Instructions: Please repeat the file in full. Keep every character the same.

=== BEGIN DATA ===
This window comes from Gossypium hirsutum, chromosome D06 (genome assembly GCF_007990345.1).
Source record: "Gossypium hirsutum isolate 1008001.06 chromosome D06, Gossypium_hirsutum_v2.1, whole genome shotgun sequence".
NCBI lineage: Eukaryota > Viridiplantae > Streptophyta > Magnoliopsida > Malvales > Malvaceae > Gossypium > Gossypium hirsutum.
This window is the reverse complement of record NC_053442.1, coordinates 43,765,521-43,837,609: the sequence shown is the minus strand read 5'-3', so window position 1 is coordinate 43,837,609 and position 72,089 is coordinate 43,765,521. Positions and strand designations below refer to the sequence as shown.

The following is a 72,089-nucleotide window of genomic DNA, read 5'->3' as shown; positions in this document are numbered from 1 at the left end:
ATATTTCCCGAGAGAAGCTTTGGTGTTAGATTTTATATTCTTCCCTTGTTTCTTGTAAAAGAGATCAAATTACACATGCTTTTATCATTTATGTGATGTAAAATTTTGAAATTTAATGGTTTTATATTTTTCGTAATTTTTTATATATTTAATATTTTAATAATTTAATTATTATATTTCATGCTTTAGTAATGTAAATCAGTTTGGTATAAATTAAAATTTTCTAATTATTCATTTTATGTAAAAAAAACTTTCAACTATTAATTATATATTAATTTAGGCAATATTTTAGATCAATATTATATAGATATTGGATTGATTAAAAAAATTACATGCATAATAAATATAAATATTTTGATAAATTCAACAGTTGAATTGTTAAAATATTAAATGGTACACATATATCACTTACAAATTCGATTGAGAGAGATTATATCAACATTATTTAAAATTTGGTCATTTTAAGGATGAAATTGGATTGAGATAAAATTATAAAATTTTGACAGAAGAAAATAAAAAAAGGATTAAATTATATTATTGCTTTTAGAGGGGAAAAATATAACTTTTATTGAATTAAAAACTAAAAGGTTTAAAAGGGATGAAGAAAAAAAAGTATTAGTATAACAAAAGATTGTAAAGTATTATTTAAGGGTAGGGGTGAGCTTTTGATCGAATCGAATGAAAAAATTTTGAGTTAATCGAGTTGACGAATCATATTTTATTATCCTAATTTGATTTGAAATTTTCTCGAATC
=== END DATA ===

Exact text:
This window comes from Gossypium hirsutum, chromosome D06 (genome assembly GCF_007990345.1).
Source record: "Gossypium hirsutum isolate 1008001.06 chromosome D06, Gossypium_hirsutum_v2.1, whole genome shotgun sequence".
NCBI lineage: Eukaryota > Viridiplantae > Streptophyta > Magnoliopsida > Malvales > Malvaceae > Gossypium > Gossypium hirsutum.
This window is the reverse complement of record NC_053442.1, coordinates 43,765,521-43,837,609: the sequence shown is the minus strand read 5'-3', so window position 1 is coordinate 43,837,609 and position 72,089 is coordinate 43,765,521. Positions and strand designations below refer to the sequence as shown.

The following is a 72,089-nucleotide window of genomic DNA, read 5'->3' as shown; positions in this document are numbered from 1 at the left end:
ATATTTCCCGAGAGAAGCTTTGGTGTTAGATTTTATATTCTTCCCTTGTTTCTTGTAAAAGAGATCAAATTACACATGCTTTTATCATTTATGTGATGTAAAATTTTGAAATTTAATGGTTTTATATTTTTCGTAATTTTTTATATATTTAATATTTTAATAATTTAATTATTATATTTCATGCTTTAGTAATGTAAATCAGTTTGGTATAAATTAAAATTTTCTAATTATTCATTTTATGTAAAAAAAACTTTCAACTATTAATTATATATTAATTTAGGCAATATTTTAGATCAATATTATATAGATATTGGATTGATTAAAAAAATTACATGCATAATAAATATAAATATTTTGATAAATTCAACAGTTGAATTGTTAAAATATTAAATGGTACACATATATCACTTACAAATTCGATTGAGAGAGATTATATCAACATTATTTAAAATTTGGTCATTTTAAGGATGAAATTGGATTGAGATAAAATTATAAAATTTTGACAGAAGAAAATAAAAAAAGGATTAAATTATATTATTGCTTTTAGAGGGGAAAAATATAACTTTTATTGAATTAAAAACTAAAAGGTTTAAAAGGGATGAAGAAAAAAAAGTATTAGTATAACAAAAGATTGTAAAGTATTATTTAAGGGTAGGGGTGAGCTTTTGATCGAATCGAATGAAAAAATTTTGAGTTAATCGAGTTGACGAATCATATTTTATTATCCTAATTTGATTTGAAATTTTCTCGAATC